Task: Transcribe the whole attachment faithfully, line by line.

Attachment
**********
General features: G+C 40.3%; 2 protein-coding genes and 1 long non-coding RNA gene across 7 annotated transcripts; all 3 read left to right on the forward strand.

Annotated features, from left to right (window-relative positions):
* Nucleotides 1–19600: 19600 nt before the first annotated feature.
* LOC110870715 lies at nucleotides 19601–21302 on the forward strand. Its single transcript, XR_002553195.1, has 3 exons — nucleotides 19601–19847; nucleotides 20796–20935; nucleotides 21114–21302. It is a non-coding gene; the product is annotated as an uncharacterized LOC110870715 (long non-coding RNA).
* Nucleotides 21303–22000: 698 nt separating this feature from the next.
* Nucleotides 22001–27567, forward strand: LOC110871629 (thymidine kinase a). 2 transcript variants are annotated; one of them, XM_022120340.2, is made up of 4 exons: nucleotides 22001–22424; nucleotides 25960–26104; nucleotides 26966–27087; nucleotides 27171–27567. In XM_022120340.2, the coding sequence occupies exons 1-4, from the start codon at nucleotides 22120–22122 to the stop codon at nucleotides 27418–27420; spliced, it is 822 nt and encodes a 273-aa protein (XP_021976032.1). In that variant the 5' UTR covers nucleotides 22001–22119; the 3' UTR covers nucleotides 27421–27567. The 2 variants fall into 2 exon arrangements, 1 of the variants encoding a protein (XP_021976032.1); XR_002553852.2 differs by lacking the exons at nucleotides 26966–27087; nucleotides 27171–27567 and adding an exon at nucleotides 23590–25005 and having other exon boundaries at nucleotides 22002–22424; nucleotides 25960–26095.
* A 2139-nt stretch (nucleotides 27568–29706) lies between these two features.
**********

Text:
General features: G+C 40.3%; 2 protein-coding genes and 1 long non-coding RNA gene across 7 annotated transcripts; all 3 read left to right on the forward strand.

Annotated features, from left to right (window-relative positions):
* Nucleotides 1–19600: 19600 nt before the first annotated feature.
* LOC110870715 lies at nucleotides 19601–21302 on the forward strand. Its single transcript, XR_002553195.1, has 3 exons — nucleotides 19601–19847; nucleotides 20796–20935; nucleotides 21114–21302. It is a non-coding gene; the product is annotated as an uncharacterized LOC110870715 (long non-coding RNA).
* Nucleotides 21303–22000: 698 nt separating this feature from the next.
* Nucleotides 22001–27567, forward strand: LOC110871629 (thymidine kinase a). 2 transcript variants are annotated; one of them, XM_022120340.2, is made up of 4 exons: nucleotides 22001–22424; nucleotides 25960–26104; nucleotides 26966–27087; nucleotides 27171–27567. In XM_022120340.2, the coding sequence occupies exons 1-4, from the start codon at nucleotides 22120–22122 to the stop codon at nucleotides 27418–27420; spliced, it is 822 nt and encodes a 273-aa protein (XP_021976032.1). In that variant the 5' UTR covers nucleotides 22001–22119; the 3' UTR covers nucleotides 27421–27567. The 2 variants fall into 2 exon arrangements, 1 of the variants encoding a protein (XP_021976032.1); XR_002553852.2 differs by lacking the exons at nucleotides 26966–27087; nucleotides 27171–27567 and adding an exon at nucleotides 23590–25005 and having other exon boundaries at nucleotides 22002–22424; nucleotides 25960–26095.
* A 2139-nt stretch (nucleotides 27568–29706) lies between these two features.